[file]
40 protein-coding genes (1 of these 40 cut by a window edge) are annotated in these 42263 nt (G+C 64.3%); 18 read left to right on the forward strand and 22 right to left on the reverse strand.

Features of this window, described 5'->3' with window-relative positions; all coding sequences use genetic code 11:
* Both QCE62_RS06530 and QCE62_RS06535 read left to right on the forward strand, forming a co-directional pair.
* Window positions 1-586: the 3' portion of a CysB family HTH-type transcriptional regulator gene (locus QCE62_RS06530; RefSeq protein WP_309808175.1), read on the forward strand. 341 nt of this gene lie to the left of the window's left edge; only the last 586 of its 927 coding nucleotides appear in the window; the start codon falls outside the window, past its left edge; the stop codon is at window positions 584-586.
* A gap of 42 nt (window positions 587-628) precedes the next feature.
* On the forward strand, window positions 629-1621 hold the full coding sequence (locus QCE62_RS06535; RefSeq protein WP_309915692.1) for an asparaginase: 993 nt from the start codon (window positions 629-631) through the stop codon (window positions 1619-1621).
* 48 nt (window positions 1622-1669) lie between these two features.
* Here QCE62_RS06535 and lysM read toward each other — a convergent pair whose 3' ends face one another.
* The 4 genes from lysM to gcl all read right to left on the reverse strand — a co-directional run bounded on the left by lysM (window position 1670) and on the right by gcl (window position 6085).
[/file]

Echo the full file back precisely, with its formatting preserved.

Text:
40 protein-coding genes (1 of these 40 cut by a window edge) are annotated in these 42263 nt (G+C 64.3%); 18 read left to right on the forward strand and 22 right to left on the reverse strand.

Features of this window, described 5'->3' with window-relative positions; all coding sequences use genetic code 11:
* Both QCE62_RS06530 and QCE62_RS06535 read left to right on the forward strand, forming a co-directional pair.
* Window positions 1-586: the 3' portion of a CysB family HTH-type transcriptional regulator gene (locus QCE62_RS06530; RefSeq protein WP_309808175.1), read on the forward strand. 341 nt of this gene lie to the left of the window's left edge; only the last 586 of its 927 coding nucleotides appear in the window; the start codon falls outside the window, past its left edge; the stop codon is at window positions 584-586.
* A gap of 42 nt (window positions 587-628) precedes the next feature.
* On the forward strand, window positions 629-1621 hold the full coding sequence (locus QCE62_RS06535; RefSeq protein WP_309915692.1) for an asparaginase: 993 nt from the start codon (window positions 629-631) through the stop codon (window positions 1619-1621).
* 48 nt (window positions 1622-1669) lie between these two features.
* Here QCE62_RS06535 and lysM read toward each other — a convergent pair whose 3' ends face one another.
* The 4 genes from lysM to gcl all read right to left on the reverse strand — a co-directional run bounded on the left by lysM (window position 1670) and on the right by gcl (window position 6085).